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#11530 - 08/02/07 08:49 PM Cure Time
Anonymous
Unregistered


I live in Northern New Jersey and poured about 4 yard of cement to replace a sidewalk and driveway apron. It was about 90 degrees, high humidity and mostly in the sun. My uncle is a contractor and has done a considerable amount of concrete work during his 50 plus years in construction.

We ordered extra retarder in the mix to make sure we had plenty of time for finishing. The entire work area was completely wet down - forms, joints and underlying gravel. We asked for a loose mix, the driver poured, and left.

Within 1 hour, the concrete began to harden and was all but unworkable within an hour and a half. When we tried to take the forms out to insert to expansion joints, we could not. The concrete chipped in large chunks and cracked. We were able to walk on the concrete within 2 hours with no footprints at all. The crackers looked as if concrete was pulverized, it looks as if a powder was dumped in the cracks.

We called the cement company and after some kid looked at it and said they will supply a new batch of cement. We said they should tear up all the bad cement as well. The kid called the owner and came back and said, "Take us to court." When we called today to try to resolve the issue, they told us to stop harrassing them or they would call the cops.

What would cause the concrete to harden so fast? Could this have been left over from another delivery earlier in the morning? Was there something that we could have done to cause this to harden so fast?

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#11531 - 08/02/07 11:20 PM Re: Cure Time [Re: ]
CR2 Offline
Member

Registered: 01/09/07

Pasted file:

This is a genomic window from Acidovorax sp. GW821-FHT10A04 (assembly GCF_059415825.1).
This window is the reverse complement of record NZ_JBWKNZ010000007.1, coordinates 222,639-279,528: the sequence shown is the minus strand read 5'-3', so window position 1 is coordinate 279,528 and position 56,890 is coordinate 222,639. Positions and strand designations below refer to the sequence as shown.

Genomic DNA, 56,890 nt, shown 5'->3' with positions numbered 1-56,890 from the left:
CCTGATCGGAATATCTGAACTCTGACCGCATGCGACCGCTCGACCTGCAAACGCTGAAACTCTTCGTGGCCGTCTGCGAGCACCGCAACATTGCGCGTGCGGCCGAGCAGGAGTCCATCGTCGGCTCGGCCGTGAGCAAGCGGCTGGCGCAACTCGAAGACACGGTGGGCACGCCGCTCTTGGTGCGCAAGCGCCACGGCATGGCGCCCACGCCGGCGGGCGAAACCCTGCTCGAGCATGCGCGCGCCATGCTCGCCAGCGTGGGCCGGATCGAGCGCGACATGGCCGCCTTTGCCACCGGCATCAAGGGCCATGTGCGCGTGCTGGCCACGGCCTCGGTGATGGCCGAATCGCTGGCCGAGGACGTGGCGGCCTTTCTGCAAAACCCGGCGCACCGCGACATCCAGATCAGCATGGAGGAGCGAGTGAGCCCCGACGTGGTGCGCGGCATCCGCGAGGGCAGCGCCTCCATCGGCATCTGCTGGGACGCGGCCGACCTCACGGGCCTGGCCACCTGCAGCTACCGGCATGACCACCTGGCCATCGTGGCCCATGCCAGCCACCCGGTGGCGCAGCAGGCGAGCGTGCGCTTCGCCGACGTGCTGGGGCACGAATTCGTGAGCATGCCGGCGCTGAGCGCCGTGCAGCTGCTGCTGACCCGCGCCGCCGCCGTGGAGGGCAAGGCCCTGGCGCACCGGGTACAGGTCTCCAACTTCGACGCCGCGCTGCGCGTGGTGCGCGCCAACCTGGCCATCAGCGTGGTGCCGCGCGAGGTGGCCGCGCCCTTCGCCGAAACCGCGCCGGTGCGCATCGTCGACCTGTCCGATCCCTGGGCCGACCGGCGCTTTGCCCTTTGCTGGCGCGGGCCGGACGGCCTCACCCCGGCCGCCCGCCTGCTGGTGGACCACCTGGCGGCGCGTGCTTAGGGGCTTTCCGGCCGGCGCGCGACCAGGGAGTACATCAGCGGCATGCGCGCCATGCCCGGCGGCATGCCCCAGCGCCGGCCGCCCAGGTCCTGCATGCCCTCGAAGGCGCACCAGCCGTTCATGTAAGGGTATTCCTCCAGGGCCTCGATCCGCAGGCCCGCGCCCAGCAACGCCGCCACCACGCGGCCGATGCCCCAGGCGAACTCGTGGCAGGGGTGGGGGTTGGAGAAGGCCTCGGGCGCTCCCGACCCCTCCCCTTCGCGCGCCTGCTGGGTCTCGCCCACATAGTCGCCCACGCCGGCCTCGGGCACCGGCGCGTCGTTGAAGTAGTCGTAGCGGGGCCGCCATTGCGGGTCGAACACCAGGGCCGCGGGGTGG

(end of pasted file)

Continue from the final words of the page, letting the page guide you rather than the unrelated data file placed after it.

Posts: 498
Loc: New York
Unfortunately, it looks like you could not handle those 4 yards,it was a good idea to add the retarder, but you really needed more manpower, at 90 degrees concrete goes quick,really quick; retarders give you a 30 to 90 minutes window(since they are added to the mixer),counting driving time (30 min) and placing time(30 min) your window is almost gone(best case scenario 30 min left to start the non stop finishing process).
Regarding the removal of the forms to install expansion joints, not a good idea either, prep work should be done ahead of time, all expansion joints,rebar,control joints marks...needed to be done with plenty of time, before concrete arrived.
My best piece of advise is to do the removal yourself and to get the free concrete offered by the supplier,it will very hard to prove that their concrete was wrong and you did everything right, usually concrete is right and placing and finishing techniques are the key for a good final product, I think you have no legal ground to win the case, but I'm not a lawyer and if you feel different about this issue, contact an attorney for help.
Good Luck!

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